This is the prepublication version of my contribution to a symposium on George DeMartino’s ‘I solemnly swear’, which was organised by the journal Rethinking Marxism and appeared in Volume 28 Issue 1 January 2016.
I first came across DeMartino’s work through the early version of an essay presented at the 2007 Utah conference of the International Confederation of Associations for Pluralism in Economics (ICAPE). It struck me as of the utmost importance and I persuaded Association for Heterodox economics (AHE) to invite him to their 2011 conference as a keynote speaker; I was subsequently pleased to have him participate in the World Economic Association’s online ethics conference (DeMartino 2012) and to welcome him in 2015 as a visiting speaker at the University of Manitoba (website of the Geopolitical Economy Research Group).
In the course of a long and fruitful engagement, it became clear to me that we had arrived at very similar conclusions along different routes; the differences in these routes in many ways reflect the different ways in which the theoretical crisis of economics has manifested itself in the US, and to a degree, Canada, and in Europe and most of the rest of the world – specifically, but not only, the UK and Australia. These differences are responsible, I think, for an issue which remains to be resolved, namely whether or not a formal code of conduct is required for economists, or whether there is some other means of providing for collective ethical responsibility. In my contribution to DeMartino’s forthcoming book, I attempted to deal with this by linking these two issues of pluralism and ethics. My argument, very briefly summarised, is that the chief way economists do harm is by means of untruth.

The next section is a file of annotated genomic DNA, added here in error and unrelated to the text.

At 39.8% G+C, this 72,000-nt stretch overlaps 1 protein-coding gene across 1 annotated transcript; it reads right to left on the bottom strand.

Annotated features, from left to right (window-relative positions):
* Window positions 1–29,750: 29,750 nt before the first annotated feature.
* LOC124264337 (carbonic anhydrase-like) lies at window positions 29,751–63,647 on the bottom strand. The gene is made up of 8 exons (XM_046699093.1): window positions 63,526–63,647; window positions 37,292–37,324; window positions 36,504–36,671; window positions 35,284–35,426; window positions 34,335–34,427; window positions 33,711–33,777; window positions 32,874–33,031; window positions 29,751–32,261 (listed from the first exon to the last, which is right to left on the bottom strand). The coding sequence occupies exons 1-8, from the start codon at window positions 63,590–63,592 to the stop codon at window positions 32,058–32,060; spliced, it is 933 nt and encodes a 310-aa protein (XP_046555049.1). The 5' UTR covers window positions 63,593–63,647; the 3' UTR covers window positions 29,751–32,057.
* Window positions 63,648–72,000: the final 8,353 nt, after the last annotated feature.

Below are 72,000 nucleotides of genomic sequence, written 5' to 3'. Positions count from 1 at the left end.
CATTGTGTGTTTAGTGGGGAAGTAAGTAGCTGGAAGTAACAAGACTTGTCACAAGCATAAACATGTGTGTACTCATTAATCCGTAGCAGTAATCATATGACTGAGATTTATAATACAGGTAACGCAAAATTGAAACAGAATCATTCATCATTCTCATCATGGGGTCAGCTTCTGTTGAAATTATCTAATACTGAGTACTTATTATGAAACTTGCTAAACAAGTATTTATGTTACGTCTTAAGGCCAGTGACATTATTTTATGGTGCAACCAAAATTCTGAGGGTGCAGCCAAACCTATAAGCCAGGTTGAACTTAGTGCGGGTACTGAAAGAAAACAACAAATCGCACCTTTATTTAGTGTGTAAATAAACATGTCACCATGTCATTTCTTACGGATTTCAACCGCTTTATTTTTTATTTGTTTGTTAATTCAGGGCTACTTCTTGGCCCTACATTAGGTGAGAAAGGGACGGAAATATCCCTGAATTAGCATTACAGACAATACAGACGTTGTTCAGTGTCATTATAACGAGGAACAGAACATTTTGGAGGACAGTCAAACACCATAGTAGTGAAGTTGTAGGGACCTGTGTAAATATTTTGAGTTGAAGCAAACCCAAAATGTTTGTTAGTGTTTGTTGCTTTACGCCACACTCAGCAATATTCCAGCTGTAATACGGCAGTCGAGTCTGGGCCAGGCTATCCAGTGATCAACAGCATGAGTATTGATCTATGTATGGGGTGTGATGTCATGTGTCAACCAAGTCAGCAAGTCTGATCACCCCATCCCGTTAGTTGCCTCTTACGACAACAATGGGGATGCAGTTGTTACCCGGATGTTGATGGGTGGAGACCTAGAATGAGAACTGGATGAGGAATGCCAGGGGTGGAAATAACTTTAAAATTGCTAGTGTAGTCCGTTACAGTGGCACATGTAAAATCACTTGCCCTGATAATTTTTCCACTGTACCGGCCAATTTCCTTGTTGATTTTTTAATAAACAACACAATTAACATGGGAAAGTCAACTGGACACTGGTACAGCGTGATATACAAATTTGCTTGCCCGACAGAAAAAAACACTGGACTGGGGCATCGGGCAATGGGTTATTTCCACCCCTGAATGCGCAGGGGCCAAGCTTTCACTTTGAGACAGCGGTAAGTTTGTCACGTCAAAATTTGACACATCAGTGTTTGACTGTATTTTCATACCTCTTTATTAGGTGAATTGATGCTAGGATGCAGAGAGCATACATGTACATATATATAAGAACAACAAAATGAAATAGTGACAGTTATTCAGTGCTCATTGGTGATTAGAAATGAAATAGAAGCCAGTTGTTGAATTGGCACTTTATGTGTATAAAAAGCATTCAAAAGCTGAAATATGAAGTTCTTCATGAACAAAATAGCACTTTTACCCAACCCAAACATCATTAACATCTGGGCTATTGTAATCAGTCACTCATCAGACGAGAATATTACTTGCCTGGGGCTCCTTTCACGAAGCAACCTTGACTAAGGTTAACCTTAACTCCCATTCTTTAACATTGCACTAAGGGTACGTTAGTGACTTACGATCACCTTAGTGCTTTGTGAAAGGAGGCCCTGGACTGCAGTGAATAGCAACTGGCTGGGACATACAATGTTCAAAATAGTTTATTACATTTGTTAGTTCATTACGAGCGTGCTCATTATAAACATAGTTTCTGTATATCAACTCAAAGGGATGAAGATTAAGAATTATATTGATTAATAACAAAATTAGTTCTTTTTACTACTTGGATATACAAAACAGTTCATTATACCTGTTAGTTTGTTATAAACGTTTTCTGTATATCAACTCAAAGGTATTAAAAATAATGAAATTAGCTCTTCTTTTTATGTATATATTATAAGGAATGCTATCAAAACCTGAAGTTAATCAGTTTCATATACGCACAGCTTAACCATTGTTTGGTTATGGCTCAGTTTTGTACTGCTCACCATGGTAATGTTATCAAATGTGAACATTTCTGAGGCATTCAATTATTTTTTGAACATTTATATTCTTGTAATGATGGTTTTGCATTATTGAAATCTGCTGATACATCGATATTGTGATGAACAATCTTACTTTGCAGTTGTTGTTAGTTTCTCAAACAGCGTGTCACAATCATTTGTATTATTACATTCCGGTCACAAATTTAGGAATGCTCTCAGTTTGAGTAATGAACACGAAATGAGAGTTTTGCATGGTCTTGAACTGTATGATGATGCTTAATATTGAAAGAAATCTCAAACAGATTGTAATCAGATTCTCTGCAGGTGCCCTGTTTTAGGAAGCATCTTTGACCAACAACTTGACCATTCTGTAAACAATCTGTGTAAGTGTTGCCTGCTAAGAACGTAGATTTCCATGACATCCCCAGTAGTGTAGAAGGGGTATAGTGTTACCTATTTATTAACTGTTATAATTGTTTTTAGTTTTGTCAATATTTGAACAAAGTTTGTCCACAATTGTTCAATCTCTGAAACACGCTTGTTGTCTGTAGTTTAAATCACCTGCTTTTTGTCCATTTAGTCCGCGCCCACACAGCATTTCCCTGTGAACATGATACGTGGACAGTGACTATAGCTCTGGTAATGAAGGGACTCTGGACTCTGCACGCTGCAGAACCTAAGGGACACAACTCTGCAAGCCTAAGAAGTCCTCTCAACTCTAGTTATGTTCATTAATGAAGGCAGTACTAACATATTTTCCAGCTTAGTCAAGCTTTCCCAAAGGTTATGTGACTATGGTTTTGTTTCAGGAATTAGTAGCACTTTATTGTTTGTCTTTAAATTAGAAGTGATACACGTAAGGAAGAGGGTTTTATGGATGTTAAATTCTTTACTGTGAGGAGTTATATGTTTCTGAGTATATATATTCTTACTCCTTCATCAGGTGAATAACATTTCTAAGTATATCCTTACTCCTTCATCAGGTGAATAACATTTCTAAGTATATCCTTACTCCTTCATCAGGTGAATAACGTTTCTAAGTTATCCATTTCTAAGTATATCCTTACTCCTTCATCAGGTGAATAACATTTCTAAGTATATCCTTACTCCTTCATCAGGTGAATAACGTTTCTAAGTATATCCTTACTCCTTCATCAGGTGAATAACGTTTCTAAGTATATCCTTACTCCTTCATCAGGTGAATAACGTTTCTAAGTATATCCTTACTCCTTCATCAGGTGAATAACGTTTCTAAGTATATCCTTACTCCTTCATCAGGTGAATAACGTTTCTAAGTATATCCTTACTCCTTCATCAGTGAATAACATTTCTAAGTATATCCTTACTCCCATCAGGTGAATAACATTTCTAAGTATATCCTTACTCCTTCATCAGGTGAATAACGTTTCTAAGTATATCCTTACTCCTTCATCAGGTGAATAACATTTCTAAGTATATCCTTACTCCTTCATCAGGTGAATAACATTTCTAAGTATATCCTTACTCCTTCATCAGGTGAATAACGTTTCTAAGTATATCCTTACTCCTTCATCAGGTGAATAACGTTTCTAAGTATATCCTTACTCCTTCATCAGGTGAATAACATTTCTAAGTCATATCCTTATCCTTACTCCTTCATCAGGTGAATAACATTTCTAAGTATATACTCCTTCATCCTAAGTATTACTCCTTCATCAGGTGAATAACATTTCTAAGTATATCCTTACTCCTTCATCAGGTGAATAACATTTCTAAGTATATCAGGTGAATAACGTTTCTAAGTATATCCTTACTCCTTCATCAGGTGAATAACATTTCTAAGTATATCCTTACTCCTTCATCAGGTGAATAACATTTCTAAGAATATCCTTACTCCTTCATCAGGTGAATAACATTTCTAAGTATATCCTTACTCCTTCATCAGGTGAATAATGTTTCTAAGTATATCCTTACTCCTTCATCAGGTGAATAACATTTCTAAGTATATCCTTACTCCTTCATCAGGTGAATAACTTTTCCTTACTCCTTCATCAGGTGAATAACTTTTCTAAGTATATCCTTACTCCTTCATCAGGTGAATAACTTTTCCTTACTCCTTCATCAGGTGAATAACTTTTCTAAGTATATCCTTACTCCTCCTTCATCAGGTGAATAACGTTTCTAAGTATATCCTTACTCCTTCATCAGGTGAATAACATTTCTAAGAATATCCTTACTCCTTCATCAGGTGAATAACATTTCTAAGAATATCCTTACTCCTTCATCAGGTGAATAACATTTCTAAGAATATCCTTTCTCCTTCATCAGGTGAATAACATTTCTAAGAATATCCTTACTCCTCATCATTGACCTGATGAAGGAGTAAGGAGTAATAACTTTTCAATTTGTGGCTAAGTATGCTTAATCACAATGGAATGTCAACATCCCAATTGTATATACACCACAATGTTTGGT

Reference: DeMartino, G. 2008. ‘”I do solemnly swear…”: On the need for and content of professional economic ethics’, in Harvey, J. and R. Garnett, Future Directions for Heterodox Economics, Michigan: University of Michigan Press.